When constructing the effective Lagrangian, we parametrize the Goldstone bosons (such as the pions $\pi_a$) by $U = \exp(i \pi_a \tau_a/2 f)$, where $\tau_a$ are the Pauli matrices. (See e.g. here). Under transformations by $SU(N_f)_L\times SU(N_f)_R$, this transforms as $U \rightarrow L U R^\dagger$. We then construct the most general Lagrangian using invariant traces of this., such as $Tr(\partial_\mu U \partial^\mu U^\dagger)$.
If we want to include other fields, background or dynamic, we add source terms to the underlying QCD Lagrangian, for example $v_\mu \bar q \gamma^\mu q$ for a vector current. We then demand that the theory is invariant under local $SU(N_f)_L\times SU(N_f)_R$, and enforce this by treating the source terms as gauge fields. This gives them transformation rules under $SU(N_f)_L\times SU(N_f)_R$, and we can add them to the effective, chiral Lagrangian, while still maintaining the symmetry.
To my question, when we have a dynamic photon field, the QCD lagrangian will have the vector current $v_\mu = e Q A_\mu$, where $Q $ is the quark charge matrix. As with other vector currents, for example a chemical potential, this is included in the effective theory by the covariant derivative, $\nabla U = \partial_\mu U - i [v_\mu, U]$. However, in addition, we also treat give the charge matrix transformation properties, $Q_R \rightarrow R Q_R R^\dagger$, and similar for $Q_L$. This leads to the term $Tr(QUQU^ \dagger)$. See here, or here.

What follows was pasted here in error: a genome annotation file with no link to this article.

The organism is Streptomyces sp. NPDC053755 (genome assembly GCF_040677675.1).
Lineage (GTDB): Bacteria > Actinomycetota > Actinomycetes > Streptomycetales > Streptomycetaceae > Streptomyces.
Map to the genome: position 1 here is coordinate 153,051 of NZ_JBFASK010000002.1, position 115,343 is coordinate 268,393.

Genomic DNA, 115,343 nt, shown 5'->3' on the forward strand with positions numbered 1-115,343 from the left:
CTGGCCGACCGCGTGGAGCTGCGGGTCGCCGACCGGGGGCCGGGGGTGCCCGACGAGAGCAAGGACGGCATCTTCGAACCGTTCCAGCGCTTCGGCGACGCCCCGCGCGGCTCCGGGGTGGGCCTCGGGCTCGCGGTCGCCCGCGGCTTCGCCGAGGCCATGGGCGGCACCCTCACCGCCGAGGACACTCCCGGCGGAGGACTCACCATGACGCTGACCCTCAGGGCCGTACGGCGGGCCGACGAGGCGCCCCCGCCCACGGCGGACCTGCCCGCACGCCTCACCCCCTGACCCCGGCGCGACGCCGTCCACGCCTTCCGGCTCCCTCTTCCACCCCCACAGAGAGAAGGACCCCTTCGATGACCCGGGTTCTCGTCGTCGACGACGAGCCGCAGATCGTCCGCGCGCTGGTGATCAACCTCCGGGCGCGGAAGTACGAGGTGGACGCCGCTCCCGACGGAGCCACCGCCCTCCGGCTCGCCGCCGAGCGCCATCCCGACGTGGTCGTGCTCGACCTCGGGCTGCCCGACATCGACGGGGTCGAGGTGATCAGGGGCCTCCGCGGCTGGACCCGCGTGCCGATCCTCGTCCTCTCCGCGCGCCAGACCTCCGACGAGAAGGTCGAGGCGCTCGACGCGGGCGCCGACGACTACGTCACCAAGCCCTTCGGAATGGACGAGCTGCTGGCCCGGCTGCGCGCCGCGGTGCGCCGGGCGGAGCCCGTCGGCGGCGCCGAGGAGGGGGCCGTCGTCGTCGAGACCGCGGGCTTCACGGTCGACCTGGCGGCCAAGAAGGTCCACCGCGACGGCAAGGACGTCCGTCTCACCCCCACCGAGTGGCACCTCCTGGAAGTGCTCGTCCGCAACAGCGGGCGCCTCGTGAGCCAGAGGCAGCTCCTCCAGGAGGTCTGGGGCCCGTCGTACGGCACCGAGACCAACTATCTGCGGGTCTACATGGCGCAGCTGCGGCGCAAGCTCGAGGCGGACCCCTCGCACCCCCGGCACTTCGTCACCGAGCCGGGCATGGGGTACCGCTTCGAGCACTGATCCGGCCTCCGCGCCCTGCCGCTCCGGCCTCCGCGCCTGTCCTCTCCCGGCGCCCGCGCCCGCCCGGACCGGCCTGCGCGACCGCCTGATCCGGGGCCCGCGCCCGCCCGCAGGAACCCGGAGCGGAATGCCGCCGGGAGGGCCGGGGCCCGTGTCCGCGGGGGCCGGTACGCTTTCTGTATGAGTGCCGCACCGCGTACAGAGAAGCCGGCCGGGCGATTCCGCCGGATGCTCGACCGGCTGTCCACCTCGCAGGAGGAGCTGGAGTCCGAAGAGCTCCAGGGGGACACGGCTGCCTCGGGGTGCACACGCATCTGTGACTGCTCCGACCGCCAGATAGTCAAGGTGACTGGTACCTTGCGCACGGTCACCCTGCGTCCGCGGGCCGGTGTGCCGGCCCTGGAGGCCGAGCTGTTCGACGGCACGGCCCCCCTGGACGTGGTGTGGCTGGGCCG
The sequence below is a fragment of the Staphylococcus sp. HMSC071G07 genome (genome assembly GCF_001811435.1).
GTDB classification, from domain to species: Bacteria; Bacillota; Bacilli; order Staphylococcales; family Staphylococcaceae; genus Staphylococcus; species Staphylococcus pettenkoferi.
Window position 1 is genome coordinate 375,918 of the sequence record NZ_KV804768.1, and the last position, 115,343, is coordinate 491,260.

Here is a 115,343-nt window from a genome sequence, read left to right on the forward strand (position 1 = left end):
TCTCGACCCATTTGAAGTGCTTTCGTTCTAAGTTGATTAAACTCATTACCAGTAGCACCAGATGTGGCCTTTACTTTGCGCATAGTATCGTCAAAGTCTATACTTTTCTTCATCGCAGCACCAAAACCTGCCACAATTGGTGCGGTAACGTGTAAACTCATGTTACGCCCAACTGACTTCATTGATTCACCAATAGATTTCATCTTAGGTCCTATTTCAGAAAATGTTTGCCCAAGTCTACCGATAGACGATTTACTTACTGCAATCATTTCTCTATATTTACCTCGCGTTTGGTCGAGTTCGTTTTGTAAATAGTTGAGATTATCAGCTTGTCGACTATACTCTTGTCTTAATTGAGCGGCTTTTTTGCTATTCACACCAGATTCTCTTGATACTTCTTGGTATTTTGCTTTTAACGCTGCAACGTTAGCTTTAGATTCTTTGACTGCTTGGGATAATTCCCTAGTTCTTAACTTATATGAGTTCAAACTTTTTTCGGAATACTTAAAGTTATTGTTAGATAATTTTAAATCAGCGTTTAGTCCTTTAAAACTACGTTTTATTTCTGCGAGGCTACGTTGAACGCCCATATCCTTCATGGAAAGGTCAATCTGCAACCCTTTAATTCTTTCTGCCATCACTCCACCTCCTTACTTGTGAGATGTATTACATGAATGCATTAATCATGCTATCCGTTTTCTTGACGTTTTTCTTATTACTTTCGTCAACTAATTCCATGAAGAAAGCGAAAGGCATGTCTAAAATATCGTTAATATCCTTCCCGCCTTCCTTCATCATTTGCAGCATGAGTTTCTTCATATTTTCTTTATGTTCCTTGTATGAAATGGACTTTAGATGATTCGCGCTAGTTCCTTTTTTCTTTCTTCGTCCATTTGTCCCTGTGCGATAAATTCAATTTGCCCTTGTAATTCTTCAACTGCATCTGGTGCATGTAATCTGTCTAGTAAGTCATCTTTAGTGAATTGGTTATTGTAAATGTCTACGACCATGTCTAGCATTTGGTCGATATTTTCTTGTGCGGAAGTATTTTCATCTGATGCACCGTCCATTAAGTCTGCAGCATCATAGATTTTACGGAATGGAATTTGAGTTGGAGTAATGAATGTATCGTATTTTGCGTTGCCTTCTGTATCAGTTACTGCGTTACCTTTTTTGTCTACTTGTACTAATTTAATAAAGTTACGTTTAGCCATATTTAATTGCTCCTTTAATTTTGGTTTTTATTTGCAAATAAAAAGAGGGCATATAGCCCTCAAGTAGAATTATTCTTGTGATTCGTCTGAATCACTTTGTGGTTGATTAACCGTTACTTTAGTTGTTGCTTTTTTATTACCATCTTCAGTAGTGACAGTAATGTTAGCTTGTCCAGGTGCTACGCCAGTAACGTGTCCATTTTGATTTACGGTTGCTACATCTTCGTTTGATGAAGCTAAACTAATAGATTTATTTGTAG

Why do we give $Q$ these transformation properties? It seems unmotivated. All other transformation properties are derived by how they appear in the QCD Lagrangian, even the spurion field which gives the quarks their mass. The vector field already has the transformation law $v_\mu + a_\mu \rightarrow R(v_\mu + a_\mu + i \partial_\mu) R^\dagger$, ad similar for $L$. Does not the additional law for $Q$ destroy this?